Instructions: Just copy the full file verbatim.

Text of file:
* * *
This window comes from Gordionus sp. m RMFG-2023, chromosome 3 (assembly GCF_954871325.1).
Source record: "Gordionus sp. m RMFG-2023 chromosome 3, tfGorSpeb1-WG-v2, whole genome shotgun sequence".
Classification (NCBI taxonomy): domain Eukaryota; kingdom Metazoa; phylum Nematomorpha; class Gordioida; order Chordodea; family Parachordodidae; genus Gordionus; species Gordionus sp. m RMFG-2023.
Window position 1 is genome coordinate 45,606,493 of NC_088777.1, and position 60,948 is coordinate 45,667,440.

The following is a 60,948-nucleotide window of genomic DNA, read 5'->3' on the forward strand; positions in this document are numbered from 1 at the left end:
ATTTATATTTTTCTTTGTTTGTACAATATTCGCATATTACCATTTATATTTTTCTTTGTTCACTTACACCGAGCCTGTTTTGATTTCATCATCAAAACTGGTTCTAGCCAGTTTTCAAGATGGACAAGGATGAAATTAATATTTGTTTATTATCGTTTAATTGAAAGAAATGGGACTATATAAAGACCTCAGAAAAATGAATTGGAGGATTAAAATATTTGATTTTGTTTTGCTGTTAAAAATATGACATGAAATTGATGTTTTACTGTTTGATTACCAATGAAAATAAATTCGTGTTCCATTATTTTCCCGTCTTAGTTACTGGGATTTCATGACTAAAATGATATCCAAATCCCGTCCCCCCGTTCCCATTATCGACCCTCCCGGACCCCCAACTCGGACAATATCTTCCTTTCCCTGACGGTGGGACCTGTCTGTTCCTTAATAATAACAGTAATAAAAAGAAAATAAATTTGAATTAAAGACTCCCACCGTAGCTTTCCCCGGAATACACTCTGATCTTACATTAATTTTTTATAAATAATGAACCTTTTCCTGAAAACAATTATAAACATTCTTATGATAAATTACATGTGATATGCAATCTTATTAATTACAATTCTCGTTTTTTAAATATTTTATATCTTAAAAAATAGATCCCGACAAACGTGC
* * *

This window comes from Gordionus sp. m RMFG-2023, chromosome 3 (assembly GCF_954871325.1).
Source record: "Gordionus sp. m RMFG-2023 chromosome 3, tfGorSpeb1-WG-v2, whole genome shotgun sequence".
Classification (NCBI taxonomy): domain Eukaryota; kingdom Metazoa; phylum Nematomorpha; class Gordioida; order Chordodea; family Parachordodidae; genus Gordionus; species Gordionus sp. m RMFG-2023.
Window position 1 is genome coordinate 45,606,493 of NC_088777.1, and position 60,948 is coordinate 45,667,440.

The following is a 60,948-nucleotide window of genomic DNA, read 5'->3' on the forward strand; positions in this document are numbered from 1 at the left end:
ATTTATATTTTTCTTTGTTTGTACAATATTCGCATATTACCATTTATATTTTTCTTTGTTCACTTACACCGAGCCTGTTTTGATTTCATCATCAAAACTGGTTCTAGCCAGTTTTCAAGATGGACAAGGATGAAATTAATATTTGTTTATTATCGTTTAATTGAAAGAAATGGGACTATATAAAGACCTCAGAAAAATGAATTGGAGGATTAAAATATTTGATTTTGTTTTGCTGTTAAAAATATGACATGAAATTGATGTTTTACTGTTTGATTACCAATGAAAATAAATTCGTGTTCCATTATTTTCCCGTCTTAGTTACTGGGATTTCATGACTAAAATGATATCCAAATCCCGTCCCCCCGTTCCCATTATCGACCCTCCCGGACCCCCAACTCGGACAATATCTTCCTTTCCCTGACGGTGGGACCTGTCTGTTCCTTAATAATAACAGTAATAAAAAGAAAATAAATTTGAATTAAAGACTCCCACCGTAGCTTTCCCCGGAATACACTCTGATCTTACATTAATTTTTTATAAATAATGAACCTTTTCCTGAAAACAATTATAAACATTCTTATGATAAATTACATGTGATATGCAATCTTATTAATTACAATTCTCGTTTTTTAAATATTTTATATCTTAAAAAATAGATCCCGACAAACGTGC